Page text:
Health officials are testing for lead in the blood of schoolchildren in a tiny former southern Nevada mining town where more than the federal safety limit of the heavy metal was found in water samples.
A Southern Nevada Health District official says results weren't immediately available Thursday after pinprick blood tests Wednesday of about 12 students and adults at historic Goodsprings Elementary School.
Officials say water at the community center showed a lead concentration of 16 parts per billion.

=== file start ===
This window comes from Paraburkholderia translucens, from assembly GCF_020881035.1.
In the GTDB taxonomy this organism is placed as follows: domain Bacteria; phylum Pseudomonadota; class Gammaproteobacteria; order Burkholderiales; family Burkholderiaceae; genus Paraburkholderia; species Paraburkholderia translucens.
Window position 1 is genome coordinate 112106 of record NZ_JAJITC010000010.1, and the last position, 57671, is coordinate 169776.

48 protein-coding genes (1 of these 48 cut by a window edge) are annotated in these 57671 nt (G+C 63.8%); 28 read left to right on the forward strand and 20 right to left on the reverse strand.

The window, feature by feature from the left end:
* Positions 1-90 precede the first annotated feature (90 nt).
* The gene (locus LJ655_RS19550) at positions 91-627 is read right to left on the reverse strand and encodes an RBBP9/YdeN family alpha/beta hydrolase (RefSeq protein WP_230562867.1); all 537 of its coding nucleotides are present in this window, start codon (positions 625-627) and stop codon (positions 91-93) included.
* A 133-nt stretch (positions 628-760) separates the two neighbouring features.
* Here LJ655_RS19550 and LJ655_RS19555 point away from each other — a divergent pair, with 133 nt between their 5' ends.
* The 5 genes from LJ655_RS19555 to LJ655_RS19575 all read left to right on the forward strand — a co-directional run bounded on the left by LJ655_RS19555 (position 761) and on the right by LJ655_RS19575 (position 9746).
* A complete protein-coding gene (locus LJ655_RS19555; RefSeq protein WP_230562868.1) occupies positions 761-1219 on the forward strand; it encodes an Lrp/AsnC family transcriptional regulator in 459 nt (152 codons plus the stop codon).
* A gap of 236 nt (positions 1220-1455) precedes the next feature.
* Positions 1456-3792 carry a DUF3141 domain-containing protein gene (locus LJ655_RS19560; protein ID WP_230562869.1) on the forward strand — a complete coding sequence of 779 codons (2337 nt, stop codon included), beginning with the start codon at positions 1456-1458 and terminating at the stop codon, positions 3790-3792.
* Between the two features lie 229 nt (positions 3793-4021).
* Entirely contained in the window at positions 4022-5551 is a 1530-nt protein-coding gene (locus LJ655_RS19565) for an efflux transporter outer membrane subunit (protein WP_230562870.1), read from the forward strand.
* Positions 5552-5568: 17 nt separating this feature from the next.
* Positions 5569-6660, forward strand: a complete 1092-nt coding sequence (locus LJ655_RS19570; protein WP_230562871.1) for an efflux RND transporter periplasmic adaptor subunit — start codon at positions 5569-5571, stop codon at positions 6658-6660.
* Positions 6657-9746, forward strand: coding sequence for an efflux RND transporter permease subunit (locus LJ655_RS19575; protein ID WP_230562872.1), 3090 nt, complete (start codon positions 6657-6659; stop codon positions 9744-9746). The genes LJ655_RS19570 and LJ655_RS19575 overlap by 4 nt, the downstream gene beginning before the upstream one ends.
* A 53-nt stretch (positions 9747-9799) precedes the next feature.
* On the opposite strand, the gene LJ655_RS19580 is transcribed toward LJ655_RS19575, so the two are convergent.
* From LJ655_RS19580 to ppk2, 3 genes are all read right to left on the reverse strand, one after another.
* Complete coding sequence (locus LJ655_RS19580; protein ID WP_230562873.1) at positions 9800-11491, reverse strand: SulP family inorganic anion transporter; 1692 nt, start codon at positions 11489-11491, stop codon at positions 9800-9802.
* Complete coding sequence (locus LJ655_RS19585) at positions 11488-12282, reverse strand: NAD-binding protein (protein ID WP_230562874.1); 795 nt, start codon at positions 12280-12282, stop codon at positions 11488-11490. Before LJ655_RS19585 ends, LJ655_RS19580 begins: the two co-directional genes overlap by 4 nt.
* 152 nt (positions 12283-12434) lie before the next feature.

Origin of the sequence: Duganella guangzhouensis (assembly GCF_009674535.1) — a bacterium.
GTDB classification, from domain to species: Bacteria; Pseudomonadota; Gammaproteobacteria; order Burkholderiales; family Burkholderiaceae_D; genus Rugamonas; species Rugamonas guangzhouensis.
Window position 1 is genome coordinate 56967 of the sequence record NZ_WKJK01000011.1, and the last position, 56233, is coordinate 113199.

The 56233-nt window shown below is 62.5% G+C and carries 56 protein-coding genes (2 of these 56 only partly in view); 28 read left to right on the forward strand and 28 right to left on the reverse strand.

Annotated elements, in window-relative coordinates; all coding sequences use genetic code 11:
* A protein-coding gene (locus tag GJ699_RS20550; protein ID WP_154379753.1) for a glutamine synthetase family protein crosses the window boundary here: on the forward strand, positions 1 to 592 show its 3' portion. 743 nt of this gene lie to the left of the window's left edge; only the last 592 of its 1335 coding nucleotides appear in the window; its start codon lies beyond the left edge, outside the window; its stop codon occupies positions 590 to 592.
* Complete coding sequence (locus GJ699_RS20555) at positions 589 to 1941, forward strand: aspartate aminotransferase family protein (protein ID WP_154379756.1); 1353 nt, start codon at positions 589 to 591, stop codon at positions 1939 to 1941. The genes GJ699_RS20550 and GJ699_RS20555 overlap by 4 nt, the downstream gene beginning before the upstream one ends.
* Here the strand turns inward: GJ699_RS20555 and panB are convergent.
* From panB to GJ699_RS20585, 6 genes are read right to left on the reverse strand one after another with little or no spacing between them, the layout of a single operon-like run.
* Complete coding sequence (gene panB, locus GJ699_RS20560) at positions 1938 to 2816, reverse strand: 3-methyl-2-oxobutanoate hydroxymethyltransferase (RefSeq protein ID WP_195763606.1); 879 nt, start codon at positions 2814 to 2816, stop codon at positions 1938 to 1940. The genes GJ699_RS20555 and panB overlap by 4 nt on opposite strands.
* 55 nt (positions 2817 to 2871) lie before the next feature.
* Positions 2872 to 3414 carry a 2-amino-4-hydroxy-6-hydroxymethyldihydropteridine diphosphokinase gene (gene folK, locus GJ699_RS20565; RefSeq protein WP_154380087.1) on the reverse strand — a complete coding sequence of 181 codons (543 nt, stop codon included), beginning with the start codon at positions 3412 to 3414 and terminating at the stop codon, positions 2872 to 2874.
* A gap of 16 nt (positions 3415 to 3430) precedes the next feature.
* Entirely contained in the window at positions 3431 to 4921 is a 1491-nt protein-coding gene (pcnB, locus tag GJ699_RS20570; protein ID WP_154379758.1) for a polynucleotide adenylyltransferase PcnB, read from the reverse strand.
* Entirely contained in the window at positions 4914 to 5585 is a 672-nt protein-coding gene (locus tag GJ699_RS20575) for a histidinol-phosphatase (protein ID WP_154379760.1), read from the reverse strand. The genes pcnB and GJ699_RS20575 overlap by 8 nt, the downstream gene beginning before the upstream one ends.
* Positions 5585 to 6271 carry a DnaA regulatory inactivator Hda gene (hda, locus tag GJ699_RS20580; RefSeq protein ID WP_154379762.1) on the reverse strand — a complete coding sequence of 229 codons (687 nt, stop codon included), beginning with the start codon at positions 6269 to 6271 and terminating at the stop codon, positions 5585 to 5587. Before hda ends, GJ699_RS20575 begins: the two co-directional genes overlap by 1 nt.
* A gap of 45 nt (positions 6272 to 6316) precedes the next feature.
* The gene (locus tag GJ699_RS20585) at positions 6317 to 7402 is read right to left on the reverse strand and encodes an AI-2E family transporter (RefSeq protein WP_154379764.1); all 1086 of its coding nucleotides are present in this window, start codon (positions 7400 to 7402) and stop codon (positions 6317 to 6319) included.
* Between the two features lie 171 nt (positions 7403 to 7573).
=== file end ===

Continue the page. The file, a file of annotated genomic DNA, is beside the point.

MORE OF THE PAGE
While no lead exposure is considered safe, the U.S. Environmental Protection Agency sets a limit of 15 parts per billion.
District chief health officer Dr. Joe Iser told the Las Vegas Review-Journal the tests were recommended based on samples taken in September.
Goodsprings is about 40 miles southwest of Las Vegas.